Rising Shooting Stars: Ethan Clark

Imagine finding a lifelong passion just because you missed a deadline.

by
posted on October 2, 2023
Ethan Clark Lede

Imagine finding a lifelong passion just because you missed a deadline. Nineteen-year-old Ethan Clark first started shooting at four years old. “My grandfather wanted me to understand and appreciate the importance of proper firearms safety and appreciate the fun that shooting can be as long as it’s done safely,” he explained. When he was in elementary school, Ethan missed sign-ups for the local kids’ wrestling program. Ethan’s grandfather decided his six-year-old grandson needed something to occupy him over the wintertime, so he introduced him to an air pistol league. This served as a stepping stone into Bullseye.

Bullseye, or precision pistol, is an especially difficult sport. You do not see as many juniors participating as you do compared to sports like Smallbore or 3-Gun. Ethan fell in love with it and said “the biggest thing that has made me pick Bullseye as my main sport over anything else is the difficulty and mental focus it takes to shoot it. The X-ring is — I believe — 1.4", and the ultimate goal is to manage to put 270 shots within that 1.4" at both 50 and 25 yards with time constraints. That kind of challenge keeps me in the sport, because if you can follow your shot process and do all the right steps to shoot an "X" once, you should be able to do it 270 times.”

Between CMP and NRA competitions, Ethan uses five guns. For NRA, he uses a .22 LR Pardini SP 5” and Mountain Competition Pistols .45 1911 (centerfire/.45 matches), both with Ultradot optics. For .22 EICs, he shoots a Walther GSP; for service pistol, a Kimber Classic National Match; and for service revolver, a 70’s production Colt Python. All fit neatly inside his shooting box, which also includes ammunition, ear and eye protection, a chalk bag, hand towel, bug spray, pen, Sharpie, stapler, staples and target pasters. Ethan tries to keep his range equipment to the absolute necessities, but he says the single most important piece of equipment he has never makes it out to the range: his Dillon 650 reloading press. “Without it, I wouldn’t be able to shoot a third as much as a do,” he says.

Practice has paid off. This year, Ethan became the first ever Triple Crown Winner, a grueling grand aggregate of three 2,700-point matches, claiming the Sharpshooter class at all three events. He also claimed high junior for the event. This year he was also high junior at Cardinal’s 4-Gun Showdown and the Frank J. Bickar Memorial Tournament, repeating his 2022 performance. Last year, he also won high overall and high junior at the Ohio Governor’s Cup match. Ethan’s greatest accomplishment to date came in 2021 when he claimed High Junior at Camp Perry’s National Matches. He also lists shooting the Junior Olympic National Qualifier at the Olympic Training Center as a high point in his shooting career.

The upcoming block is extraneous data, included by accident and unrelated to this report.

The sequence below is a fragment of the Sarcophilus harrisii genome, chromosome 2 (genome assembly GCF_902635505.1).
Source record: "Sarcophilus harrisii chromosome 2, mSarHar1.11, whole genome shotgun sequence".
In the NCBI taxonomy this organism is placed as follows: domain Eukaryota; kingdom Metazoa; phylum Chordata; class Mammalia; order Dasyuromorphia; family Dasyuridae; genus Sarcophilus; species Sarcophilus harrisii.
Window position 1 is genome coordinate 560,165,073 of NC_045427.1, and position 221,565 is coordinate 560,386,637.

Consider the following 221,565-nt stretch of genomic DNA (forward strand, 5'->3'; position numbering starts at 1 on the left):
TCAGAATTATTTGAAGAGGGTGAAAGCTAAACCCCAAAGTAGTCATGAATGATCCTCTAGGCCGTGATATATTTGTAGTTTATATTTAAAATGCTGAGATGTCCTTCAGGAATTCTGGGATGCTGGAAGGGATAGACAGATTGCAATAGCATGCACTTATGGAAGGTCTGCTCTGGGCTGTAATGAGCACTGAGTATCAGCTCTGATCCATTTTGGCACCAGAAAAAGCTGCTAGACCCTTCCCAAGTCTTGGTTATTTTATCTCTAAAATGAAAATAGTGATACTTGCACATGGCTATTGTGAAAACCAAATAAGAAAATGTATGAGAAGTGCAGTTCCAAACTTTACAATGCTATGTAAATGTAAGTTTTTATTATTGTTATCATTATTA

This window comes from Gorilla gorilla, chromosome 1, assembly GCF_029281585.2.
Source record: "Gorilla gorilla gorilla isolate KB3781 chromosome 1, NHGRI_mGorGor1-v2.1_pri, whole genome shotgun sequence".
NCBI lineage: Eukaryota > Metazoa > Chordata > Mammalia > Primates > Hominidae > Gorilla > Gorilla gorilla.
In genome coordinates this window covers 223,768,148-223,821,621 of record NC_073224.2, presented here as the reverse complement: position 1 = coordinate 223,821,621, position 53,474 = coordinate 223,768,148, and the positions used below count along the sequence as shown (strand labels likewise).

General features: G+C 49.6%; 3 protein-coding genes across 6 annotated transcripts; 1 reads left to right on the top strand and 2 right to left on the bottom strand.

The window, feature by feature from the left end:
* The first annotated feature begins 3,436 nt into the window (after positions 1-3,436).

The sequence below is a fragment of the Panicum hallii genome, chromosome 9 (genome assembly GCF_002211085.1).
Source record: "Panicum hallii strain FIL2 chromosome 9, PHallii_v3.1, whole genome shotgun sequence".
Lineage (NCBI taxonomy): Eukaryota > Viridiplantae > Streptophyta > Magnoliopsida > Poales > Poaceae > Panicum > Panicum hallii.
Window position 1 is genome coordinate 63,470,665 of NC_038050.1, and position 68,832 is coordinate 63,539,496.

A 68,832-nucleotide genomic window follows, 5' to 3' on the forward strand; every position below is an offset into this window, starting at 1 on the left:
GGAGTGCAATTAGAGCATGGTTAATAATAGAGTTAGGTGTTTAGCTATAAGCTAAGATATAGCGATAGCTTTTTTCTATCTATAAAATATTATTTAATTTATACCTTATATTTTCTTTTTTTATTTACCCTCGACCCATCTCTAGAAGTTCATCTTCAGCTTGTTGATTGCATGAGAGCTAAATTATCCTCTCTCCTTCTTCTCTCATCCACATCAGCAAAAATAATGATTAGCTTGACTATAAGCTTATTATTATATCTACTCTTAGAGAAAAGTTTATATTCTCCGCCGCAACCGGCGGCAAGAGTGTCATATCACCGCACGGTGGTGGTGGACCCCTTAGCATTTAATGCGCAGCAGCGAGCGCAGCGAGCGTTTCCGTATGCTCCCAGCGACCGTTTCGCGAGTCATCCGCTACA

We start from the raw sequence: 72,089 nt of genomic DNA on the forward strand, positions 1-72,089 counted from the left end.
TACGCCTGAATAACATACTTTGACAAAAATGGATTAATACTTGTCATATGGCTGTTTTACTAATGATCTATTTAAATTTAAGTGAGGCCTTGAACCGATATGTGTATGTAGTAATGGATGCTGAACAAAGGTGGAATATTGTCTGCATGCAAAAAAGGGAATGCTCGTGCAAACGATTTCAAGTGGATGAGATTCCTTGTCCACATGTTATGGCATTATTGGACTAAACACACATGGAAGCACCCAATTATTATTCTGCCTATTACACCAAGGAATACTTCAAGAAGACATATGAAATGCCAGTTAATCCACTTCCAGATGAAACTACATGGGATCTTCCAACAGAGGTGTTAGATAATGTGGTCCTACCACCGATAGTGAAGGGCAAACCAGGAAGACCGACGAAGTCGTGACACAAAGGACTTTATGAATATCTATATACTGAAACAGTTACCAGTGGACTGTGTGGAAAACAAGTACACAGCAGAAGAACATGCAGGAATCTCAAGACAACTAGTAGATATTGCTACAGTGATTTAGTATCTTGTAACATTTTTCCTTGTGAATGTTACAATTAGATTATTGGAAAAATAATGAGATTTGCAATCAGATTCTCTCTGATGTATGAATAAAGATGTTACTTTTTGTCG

Ethan is currently a student at the University of Akron pursuing a mechanical/engineering degree. He dreams of designing/manufacturing competition firearms one day. “A large part of my world,” Ethan said, “revolves around working on firearms, building firearms, and understanding and learning their history. I love learning the history of old military surplus firearms, who the designers were and what their intentions were behind their designs, and just the heritage and impact old firearm designs have on current production guns. And I love building and working on firearms, because I like to push the envelope and see what will work and what won’t, and seeing if I improve something for the better.”

Being around guns has taught Ethan a number of things, reaching beyond their history and into everyday life. “Marksmanship has taught me a lot of lessons, some of them harder to learn than others. Shooting in an organized discipline has taught me how to focus, balance time, be patient, take constructive criticism, be organized and so much more. Organized shooting can teach a person so much more than they could ever imagine, and every lesson it teaches is just as valuable on the range as it is in day-to-day life.” He particularly enjoys competing against himself and seeing what he can do better the next time. He relies heavily on a shot plan and the fundamentals, working hard not to let bad shots or bad days negatively affect his mindset on the range. Comfort is also important to Ethan. He’s rarely seen without his UGG slippers, his favorite shooting shoes!

Moving forward, Ethan plans to continue to push himself in marksmanship and towards a career centered around it. “I would like to win overall up at Camp Perry and hit the classification of High Master, but otherwise I just hope to keep being able to shoot and spend time with my friends out there on the range!”

 

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